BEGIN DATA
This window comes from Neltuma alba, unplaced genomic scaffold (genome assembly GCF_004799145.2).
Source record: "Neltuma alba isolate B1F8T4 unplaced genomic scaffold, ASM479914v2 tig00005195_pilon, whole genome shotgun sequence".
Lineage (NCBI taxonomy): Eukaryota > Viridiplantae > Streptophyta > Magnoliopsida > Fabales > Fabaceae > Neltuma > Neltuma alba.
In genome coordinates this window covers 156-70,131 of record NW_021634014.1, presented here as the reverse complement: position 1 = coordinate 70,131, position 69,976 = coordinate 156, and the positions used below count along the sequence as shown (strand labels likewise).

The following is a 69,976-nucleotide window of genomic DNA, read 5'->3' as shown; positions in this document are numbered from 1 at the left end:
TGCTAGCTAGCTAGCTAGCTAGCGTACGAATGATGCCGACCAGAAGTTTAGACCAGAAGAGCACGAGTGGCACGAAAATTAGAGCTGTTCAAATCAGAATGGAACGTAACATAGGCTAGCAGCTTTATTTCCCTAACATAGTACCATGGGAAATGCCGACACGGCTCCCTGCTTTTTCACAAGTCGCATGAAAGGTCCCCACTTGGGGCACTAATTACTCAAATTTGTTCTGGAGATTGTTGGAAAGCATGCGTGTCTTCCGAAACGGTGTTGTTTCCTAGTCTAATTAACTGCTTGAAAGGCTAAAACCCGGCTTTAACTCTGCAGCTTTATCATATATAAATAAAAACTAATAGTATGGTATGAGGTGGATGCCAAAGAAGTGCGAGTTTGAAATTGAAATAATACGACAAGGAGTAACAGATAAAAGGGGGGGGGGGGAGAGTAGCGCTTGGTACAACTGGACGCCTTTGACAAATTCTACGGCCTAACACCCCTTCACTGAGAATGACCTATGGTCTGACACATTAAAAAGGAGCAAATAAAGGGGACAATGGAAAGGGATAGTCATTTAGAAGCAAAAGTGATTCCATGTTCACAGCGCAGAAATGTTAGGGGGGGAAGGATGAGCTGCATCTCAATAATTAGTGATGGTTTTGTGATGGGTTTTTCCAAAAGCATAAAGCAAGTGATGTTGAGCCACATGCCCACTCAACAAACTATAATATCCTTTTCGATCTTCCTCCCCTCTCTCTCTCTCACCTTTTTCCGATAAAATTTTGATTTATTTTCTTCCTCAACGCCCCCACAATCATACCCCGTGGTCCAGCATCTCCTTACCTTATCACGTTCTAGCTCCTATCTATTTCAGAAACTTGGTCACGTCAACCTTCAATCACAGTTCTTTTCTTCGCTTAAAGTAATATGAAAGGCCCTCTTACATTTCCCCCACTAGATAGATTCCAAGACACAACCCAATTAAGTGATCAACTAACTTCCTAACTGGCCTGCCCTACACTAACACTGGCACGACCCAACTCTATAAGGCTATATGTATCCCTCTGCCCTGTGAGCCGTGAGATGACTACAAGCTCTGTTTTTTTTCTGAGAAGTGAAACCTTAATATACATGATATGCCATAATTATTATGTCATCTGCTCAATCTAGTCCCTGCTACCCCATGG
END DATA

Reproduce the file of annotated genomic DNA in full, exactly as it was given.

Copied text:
This window comes from Neltuma alba, unplaced genomic scaffold (genome assembly GCF_004799145.2).
Source record: "Neltuma alba isolate B1F8T4 unplaced genomic scaffold, ASM479914v2 tig00005195_pilon, whole genome shotgun sequence".
Lineage (NCBI taxonomy): Eukaryota > Viridiplantae > Streptophyta > Magnoliopsida > Fabales > Fabaceae > Neltuma > Neltuma alba.
In genome coordinates this window covers 156-70,131 of record NW_021634014.1, presented here as the reverse complement: position 1 = coordinate 70,131, position 69,976 = coordinate 156, and the positions used below count along the sequence as shown (strand labels likewise).

The following is a 69,976-nucleotide window of genomic DNA, read 5'->3' as shown; positions in this document are numbered from 1 at the left end:
TGCTAGCTAGCTAGCTAGCTAGCGTACGAATGATGCCGACCAGAAGTTTAGACCAGAAGAGCACGAGTGGCACGAAAATTAGAGCTGTTCAAATCAGAATGGAACGTAACATAGGCTAGCAGCTTTATTTCCCTAACATAGTACCATGGGAAATGCCGACACGGCTCCCTGCTTTTTCACAAGTCGCATGAAAGGTCCCCACTTGGGGCACTAATTACTCAAATTTGTTCTGGAGATTGTTGGAAAGCATGCGTGTCTTCCGAAACGGTGTTGTTTCCTAGTCTAATTAACTGCTTGAAAGGCTAAAACCCGGCTTTAACTCTGCAGCTTTATCATATATAAATAAAAACTAATAGTATGGTATGAGGTGGATGCCAAAGAAGTGCGAGTTTGAAATTGAAATAATACGACAAGGAGTAACAGATAAAAGGGGGGGGGGGGAGAGTAGCGCTTGGTACAACTGGACGCCTTTGACAAATTCTACGGCCTAACACCCCTTCACTGAGAATGACCTATGGTCTGACACATTAAAAAGGAGCAAATAAAGGGGACAATGGAAAGGGATAGTCATTTAGAAGCAAAAGTGATTCCATGTTCACAGCGCAGAAATGTTAGGGGGGGAAGGATGAGCTGCATCTCAATAATTAGTGATGGTTTTGTGATGGGTTTTTCCAAAAGCATAAAGCAAGTGATGTTGAGCCACATGCCCACTCAACAAACTATAATATCCTTTTCGATCTTCCTCCCCTCTCTCTCTCTCACCTTTTTCCGATAAAATTTTGATTTATTTTCTTCCTCAACGCCCCCACAATCATACCCCGTGGTCCAGCATCTCCTTACCTTATCACGTTCTAGCTCCTATCTATTTCAGAAACTTGGTCACGTCAACCTTCAATCACAGTTCTTTTCTTCGCTTAAAGTAATATGAAAGGCCCTCTTACATTTCCCCCACTAGATAGATTCCAAGACACAACCCAATTAAGTGATCAACTAACTTCCTAACTGGCCTGCCCTACACTAACACTGGCACGACCCAACTCTATAAGGCTATATGTATCCCTCTGCCCTGTGAGCCGTGAGATGACTACAAGCTCTGTTTTTTTTCTGAGAAGTGAAACCTTAATATACATGATATGCCATAATTATTATGTCATCTGCTCAATCTAGTCCCTGCTACCCCATGG